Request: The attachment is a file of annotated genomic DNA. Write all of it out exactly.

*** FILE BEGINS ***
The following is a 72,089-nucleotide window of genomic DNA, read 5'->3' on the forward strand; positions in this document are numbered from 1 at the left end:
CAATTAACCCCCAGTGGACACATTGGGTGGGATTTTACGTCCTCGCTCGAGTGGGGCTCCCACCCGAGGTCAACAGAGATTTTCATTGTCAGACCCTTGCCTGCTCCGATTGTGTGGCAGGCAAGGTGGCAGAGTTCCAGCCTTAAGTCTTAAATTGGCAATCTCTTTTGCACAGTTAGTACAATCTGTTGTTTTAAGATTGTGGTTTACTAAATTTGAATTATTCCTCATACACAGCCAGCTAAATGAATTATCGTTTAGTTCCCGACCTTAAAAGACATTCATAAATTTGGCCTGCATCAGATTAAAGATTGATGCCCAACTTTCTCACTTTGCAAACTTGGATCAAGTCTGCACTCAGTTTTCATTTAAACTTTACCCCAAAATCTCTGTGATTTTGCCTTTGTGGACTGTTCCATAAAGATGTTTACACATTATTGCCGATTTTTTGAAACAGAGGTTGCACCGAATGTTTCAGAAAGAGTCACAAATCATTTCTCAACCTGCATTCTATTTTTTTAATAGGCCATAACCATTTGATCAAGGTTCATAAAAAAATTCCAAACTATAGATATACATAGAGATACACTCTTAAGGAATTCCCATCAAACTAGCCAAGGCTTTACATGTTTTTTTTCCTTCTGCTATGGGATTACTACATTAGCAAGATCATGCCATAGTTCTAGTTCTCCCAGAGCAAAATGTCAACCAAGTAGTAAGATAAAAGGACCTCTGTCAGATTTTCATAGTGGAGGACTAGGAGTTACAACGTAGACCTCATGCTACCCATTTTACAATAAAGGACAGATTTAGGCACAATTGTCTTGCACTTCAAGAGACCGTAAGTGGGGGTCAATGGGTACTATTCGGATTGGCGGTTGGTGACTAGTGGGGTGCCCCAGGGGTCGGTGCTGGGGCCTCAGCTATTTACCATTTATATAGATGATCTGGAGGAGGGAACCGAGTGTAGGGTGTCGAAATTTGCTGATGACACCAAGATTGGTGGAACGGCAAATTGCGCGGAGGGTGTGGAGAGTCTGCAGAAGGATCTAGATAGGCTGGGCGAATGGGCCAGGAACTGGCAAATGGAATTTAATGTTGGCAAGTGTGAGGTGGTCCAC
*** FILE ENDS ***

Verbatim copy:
The following is a 72,089-nucleotide window of genomic DNA, read 5'->3' on the forward strand; positions in this document are numbered from 1 at the left end:
CAATTAACCCCCAGTGGACACATTGGGTGGGATTTTACGTCCTCGCTCGAGTGGGGCTCCCACCCGAGGTCAACAGAGATTTTCATTGTCAGACCCTTGCCTGCTCCGATTGTGTGGCAGGCAAGGTGGCAGAGTTCCAGCCTTAAGTCTTAAATTGGCAATCTCTTTTGCACAGTTAGTACAATCTGTTGTTTTAAGATTGTGGTTTACTAAATTTGAATTATTCCTCATACACAGCCAGCTAAATGAATTATCGTTTAGTTCCCGACCTTAAAAGACATTCATAAATTTGGCCTGCATCAGATTAAAGATTGATGCCCAACTTTCTCACTTTGCAAACTTGGATCAAGTCTGCACTCAGTTTTCATTTAAACTTTACCCCAAAATCTCTGTGATTTTGCCTTTGTGGACTGTTCCATAAAGATGTTTACACATTATTGCCGATTTTTTGAAACAGAGGTTGCACCGAATGTTTCAGAAAGAGTCACAAATCATTTCTCAACCTGCATTCTATTTTTTTAATAGGCCATAACCATTTGATCAAGGTTCATAAAAAAATTCCAAACTATAGATATACATAGAGATACACTCTTAAGGAATTCCCATCAAACTAGCCAAGGCTTTACATGTTTTTTTTCCTTCTGCTATGGGATTACTACATTAGCAAGATCATGCCATAGTTCTAGTTCTCCCAGAGCAAAATGTCAACCAAGTAGTAAGATAAAAGGACCTCTGTCAGATTTTCATAGTGGAGGACTAGGAGTTACAACGTAGACCTCATGCTACCCATTTTACAATAAAGGACAGATTTAGGCACAATTGTCTTGCACTTCAAGAGACCGTAAGTGGGGGTCAATGGGTACTATTCGGATTGGCGGTTGGTGACTAGTGGGGTGCCCCAGGGGTCGGTGCTGGGGCCTCAGCTATTTACCATTTATATAGATGATCTGGAGGAGGGAACCGAGTGTAGGGTGTCGAAATTTGCTGATGACACCAAGATTGGTGGAACGGCAAATTGCGCGGAGGGTGTGGAGAGTCTGCAGAAGGATCTAGATAGGCTGGGCGAATGGGCCAGGAACTGGCAAATGGAATTTAATGTTGGCAAGTGTGAGGTGGTCCAC